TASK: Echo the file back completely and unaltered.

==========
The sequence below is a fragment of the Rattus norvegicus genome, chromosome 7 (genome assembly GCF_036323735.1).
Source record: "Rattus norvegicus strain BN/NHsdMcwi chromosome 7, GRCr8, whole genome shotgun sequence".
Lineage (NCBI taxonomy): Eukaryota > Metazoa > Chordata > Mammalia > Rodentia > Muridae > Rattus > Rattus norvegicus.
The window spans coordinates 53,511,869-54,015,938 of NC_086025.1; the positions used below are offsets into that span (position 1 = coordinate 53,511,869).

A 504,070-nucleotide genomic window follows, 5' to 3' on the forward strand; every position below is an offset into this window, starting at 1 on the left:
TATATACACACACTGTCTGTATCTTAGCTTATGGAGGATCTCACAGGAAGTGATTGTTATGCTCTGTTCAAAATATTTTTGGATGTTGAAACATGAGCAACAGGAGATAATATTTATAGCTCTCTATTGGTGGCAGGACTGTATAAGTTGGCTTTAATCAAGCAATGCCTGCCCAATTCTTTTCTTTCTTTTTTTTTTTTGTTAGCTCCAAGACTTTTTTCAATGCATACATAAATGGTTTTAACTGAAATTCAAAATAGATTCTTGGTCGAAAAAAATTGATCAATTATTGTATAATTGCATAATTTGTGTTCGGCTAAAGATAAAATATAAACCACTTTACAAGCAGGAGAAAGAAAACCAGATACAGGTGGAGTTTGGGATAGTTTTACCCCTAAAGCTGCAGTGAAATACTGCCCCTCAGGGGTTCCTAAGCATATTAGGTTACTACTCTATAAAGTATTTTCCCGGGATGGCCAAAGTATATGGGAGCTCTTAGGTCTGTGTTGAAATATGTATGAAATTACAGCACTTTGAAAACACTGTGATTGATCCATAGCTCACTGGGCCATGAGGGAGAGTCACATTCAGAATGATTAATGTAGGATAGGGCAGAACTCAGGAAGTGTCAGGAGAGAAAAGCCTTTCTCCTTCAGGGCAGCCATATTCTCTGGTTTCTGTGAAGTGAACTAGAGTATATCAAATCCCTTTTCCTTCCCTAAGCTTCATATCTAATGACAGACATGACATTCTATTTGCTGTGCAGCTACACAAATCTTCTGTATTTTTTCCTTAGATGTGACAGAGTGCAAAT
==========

The sequence below is a fragment of the Rattus norvegicus genome, chromosome 7 (genome assembly GCF_036323735.1).
Source record: "Rattus norvegicus strain BN/NHsdMcwi chromosome 7, GRCr8, whole genome shotgun sequence".
Lineage (NCBI taxonomy): Eukaryota > Metazoa > Chordata > Mammalia > Rodentia > Muridae > Rattus > Rattus norvegicus.
The window spans coordinates 53,511,869-54,015,938 of NC_086025.1; the positions used below are offsets into that span (position 1 = coordinate 53,511,869).

A 504,070-nucleotide genomic window follows, 5' to 3' on the forward strand; every position below is an offset into this window, starting at 1 on the left:
TATATACACACACTGTCTGTATCTTAGCTTATGGAGGATCTCACAGGAAGTGATTGTTATGCTCTGTTCAAAATATTTTTGGATGTTGAAACATGAGCAACAGGAGATAATATTTATAGCTCTCTATTGGTGGCAGGACTGTATAAGTTGGCTTTAATCAAGCAATGCCTGCCCAATTCTTTTCTTTCTTTTTTTTTTTTGTTAGCTCCAAGACTTTTTTCAATGCATACATAAATGGTTTTAACTGAAATTCAAAATAGATTCTTGGTCGAAAAAAATTGATCAATTATTGTATAATTGCATAATTTGTGTTCGGCTAAAGATAAAATATAAACCACTTTACAAGCAGGAGAAAGAAAACCAGATACAGGTGGAGTTTGGGATAGTTTTACCCCTAAAGCTGCAGTGAAATACTGCCCCTCAGGGGTTCCTAAGCATATTAGGTTACTACTCTATAAAGTATTTTCCCGGGATGGCCAAAGTATATGGGAGCTCTTAGGTCTGTGTTGAAATATGTATGAAATTACAGCACTTTGAAAACACTGTGATTGATCCATAGCTCACTGGGCCATGAGGGAGAGTCACATTCAGAATGATTAATGTAGGATAGGGCAGAACTCAGGAAGTGTCAGGAGAGAAAAGCCTTTCTCCTTCAGGGCAGCCATATTCTCTGGTTTCTGTGAAGTGAACTAGAGTATATCAAATCCCTTTTCCTTCCCTAAGCTTCATATCTAATGACAGACATGACATTCTATTTGCTGTGCAGCTACACAAATCTTCTGTATTTTTTCCTTAGATGTGACAGAGTGCAAAT